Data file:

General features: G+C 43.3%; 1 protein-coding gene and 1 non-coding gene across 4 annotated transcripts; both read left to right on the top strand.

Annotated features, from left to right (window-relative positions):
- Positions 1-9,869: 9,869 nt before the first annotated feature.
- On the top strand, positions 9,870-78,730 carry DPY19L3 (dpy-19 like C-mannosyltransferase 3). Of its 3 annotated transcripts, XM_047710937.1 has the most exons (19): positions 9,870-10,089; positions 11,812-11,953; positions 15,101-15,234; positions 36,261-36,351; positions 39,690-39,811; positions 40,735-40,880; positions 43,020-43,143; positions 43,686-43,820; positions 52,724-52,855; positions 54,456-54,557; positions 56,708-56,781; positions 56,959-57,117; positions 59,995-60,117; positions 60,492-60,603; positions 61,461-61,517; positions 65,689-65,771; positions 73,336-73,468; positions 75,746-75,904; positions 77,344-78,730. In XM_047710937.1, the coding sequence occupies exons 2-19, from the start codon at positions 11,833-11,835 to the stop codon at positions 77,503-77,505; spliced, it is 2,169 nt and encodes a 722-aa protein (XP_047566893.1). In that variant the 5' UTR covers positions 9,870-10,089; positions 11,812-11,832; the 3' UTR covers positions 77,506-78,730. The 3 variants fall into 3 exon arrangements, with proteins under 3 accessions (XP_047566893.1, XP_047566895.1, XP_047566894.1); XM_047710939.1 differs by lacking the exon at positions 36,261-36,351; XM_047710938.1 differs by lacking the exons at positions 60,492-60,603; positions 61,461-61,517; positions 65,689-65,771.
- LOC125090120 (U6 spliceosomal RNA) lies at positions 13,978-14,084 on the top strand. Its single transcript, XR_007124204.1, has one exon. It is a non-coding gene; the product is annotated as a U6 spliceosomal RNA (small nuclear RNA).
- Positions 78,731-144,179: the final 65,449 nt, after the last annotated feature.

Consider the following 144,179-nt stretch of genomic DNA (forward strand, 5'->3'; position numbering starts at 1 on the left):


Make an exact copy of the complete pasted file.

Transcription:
General features: G+C 43.3%; 1 protein-coding gene and 1 non-coding gene across 4 annotated transcripts; both read left to right on the top strand.

Annotated features, from left to right (window-relative positions):
- Positions 1-9,869: 9,869 nt before the first annotated feature.
- On the top strand, positions 9,870-78,730 carry DPY19L3 (dpy-19 like C-mannosyltransferase 3). Of its 3 annotated transcripts, XM_047710937.1 has the most exons (19): positions 9,870-10,089; positions 11,812-11,953; positions 15,101-15,234; positions 36,261-36,351; positions 39,690-39,811; positions 40,735-40,880; positions 43,020-43,143; positions 43,686-43,820; positions 52,724-52,855; positions 54,456-54,557; positions 56,708-56,781; positions 56,959-57,117; positions 59,995-60,117; positions 60,492-60,603; positions 61,461-61,517; positions 65,689-65,771; positions 73,336-73,468; positions 75,746-75,904; positions 77,344-78,730. In XM_047710937.1, the coding sequence occupies exons 2-19, from the start codon at positions 11,833-11,835 to the stop codon at positions 77,503-77,505; spliced, it is 2,169 nt and encodes a 722-aa protein (XP_047566893.1). In that variant the 5' UTR covers positions 9,870-10,089; positions 11,812-11,832; the 3' UTR covers positions 77,506-78,730. The 3 variants fall into 3 exon arrangements, with proteins under 3 accessions (XP_047566893.1, XP_047566895.1, XP_047566894.1); XM_047710939.1 differs by lacking the exon at positions 36,261-36,351; XM_047710938.1 differs by lacking the exons at positions 60,492-60,603; positions 61,461-61,517; positions 65,689-65,771.
- LOC125090120 (U6 spliceosomal RNA) lies at positions 13,978-14,084 on the top strand. Its single transcript, XR_007124204.1, has one exon. It is a non-coding gene; the product is annotated as a U6 spliceosomal RNA (small nuclear RNA).
- Positions 78,731-144,179: the final 65,449 nt, after the last annotated feature.

Consider the following 144,179-nt stretch of genomic DNA (forward strand, 5'->3'; position numbering starts at 1 on the left):